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The Importance of Being Likable

by  in Comic News, TV News Comment
The Importance of Being Likable

A fan-favorite writer returns to television following the swift cancellation of their previous attempt to follow up a big success that they were fired from, with a cable project that is criticized for racism, recycling of situations and character-types (not to mention actors) from past shows. Aaron Sorkin and The Newsroom? Nope, Amy Sherman-Palladino and Bunheads.

Bunheads, which is into its third week on ABC Family, feels like the strange parallel to the much-ballyhooed Sorkin series; another incarnation that both falls victim to many of the same faults – Sherman-Palladino is one of the few writers in American television who could give Sorkin a run for his money in the “overly-wordy banter” stakes, as one of the few who remain so firmly in love with romance, slapstick and schtick as something to base a show around – but one that is, in some strange way, much more enjoyable and arguably just plain better, despite all of those faults.

The show is, without a doubt, an acquired taste; it’s unlikely that many (any?) outside of the core ABC Family demographic would’ve tune in without already having that taste, though, thanks to Sherman-Palladino’s Gilmore Girls, the series she ran for six years for the WB before being removed as the series continued for one final year on the CW. To be fair, it’s a very engaging taste, drawing from many of the same screwball comedies that Sorkin seems to have such fondness for, if used in parallel with much more “low culture” companions than the West Wing writer would admit to. Characters talk fast, with sarcasm and snark no matter who they are; everyone acts larger than life, and there’s an occasionally mind-blowing amount of sentimentality in the air.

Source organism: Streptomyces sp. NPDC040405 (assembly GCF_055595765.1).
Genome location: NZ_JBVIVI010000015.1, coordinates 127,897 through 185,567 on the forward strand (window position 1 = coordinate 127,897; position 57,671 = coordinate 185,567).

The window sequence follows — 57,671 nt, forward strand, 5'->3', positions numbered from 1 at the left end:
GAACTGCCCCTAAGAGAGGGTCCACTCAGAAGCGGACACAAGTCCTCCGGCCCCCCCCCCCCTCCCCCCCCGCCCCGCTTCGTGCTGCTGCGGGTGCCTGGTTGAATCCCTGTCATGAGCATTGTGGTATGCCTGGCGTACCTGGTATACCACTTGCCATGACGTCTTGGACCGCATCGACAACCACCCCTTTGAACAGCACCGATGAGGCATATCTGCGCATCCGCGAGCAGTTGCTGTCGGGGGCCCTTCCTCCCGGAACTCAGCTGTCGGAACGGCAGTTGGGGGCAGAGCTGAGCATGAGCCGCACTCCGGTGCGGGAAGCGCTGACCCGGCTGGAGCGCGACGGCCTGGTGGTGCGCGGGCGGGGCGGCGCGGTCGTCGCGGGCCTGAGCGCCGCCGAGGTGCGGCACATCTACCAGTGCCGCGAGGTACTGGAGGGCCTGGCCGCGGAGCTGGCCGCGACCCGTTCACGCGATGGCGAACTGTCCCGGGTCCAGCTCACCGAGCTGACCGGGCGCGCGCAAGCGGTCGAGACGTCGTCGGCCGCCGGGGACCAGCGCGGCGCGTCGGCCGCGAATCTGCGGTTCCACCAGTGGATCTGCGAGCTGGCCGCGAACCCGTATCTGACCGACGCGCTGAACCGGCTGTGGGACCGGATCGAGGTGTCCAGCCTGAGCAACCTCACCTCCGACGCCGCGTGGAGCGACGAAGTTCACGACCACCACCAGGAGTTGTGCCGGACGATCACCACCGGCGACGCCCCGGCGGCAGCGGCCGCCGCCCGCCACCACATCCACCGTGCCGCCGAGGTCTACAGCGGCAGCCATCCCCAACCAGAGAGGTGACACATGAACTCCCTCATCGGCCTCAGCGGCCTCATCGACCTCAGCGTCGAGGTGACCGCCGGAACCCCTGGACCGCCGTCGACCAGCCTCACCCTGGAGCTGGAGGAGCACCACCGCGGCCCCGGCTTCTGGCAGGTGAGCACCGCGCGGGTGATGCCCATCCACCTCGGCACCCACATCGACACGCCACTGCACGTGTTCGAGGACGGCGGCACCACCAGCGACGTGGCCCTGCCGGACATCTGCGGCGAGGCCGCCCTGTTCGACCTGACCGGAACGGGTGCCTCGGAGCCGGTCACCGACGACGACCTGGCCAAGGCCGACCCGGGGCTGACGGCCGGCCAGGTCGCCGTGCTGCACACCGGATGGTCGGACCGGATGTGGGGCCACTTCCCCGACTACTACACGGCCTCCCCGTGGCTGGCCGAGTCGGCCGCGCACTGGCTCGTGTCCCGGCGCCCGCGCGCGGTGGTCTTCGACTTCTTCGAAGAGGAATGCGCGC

Bunheads gleefully ticks all of these check boxes on the way to its destination. The set-up is rushed through in two episodes, when there’s so much meat to get through: A Vegas dancer who hates her life is romanced by a man she hardly knows, gets drunk and marries him, goes back to his hometown where she is soundly dismissed by polite society and (more importantly) the man’s mother. After the two disappear from a party to try to come to an understanding, the man goes looking for the two of them and is killed in a car accident, and leaves everything to his new wife. With hilarious consequences!

It’s a show that shouldn’t work, but does, in large part because of the performances; Sutton Foster and Kelly Bishop work their hearts out in the central roles, with Ellen Greene and Stacey Oristano eagerly filling out their background roles with all the energy they can muster. Perhaps because the show has such an oddly positive tone (despite the events of the plot), it engenders goodwill from the viewer, unlike the holier than thou Newsroom; you want these people to succeed, both in the show and the show itself.

Perhaps that’s the key – and a lesson to learn for Sorkin; it’s not that shows should be soft in order to win audiences, but that they should allow audiences to root for the characters, instead of feel harassed by them. Ultimately, that’s the only real difference between The Newsroom and Bunheads… But it’s something that makes one show beloved, and the other… well, an experience that people seem to have trouble surviving.

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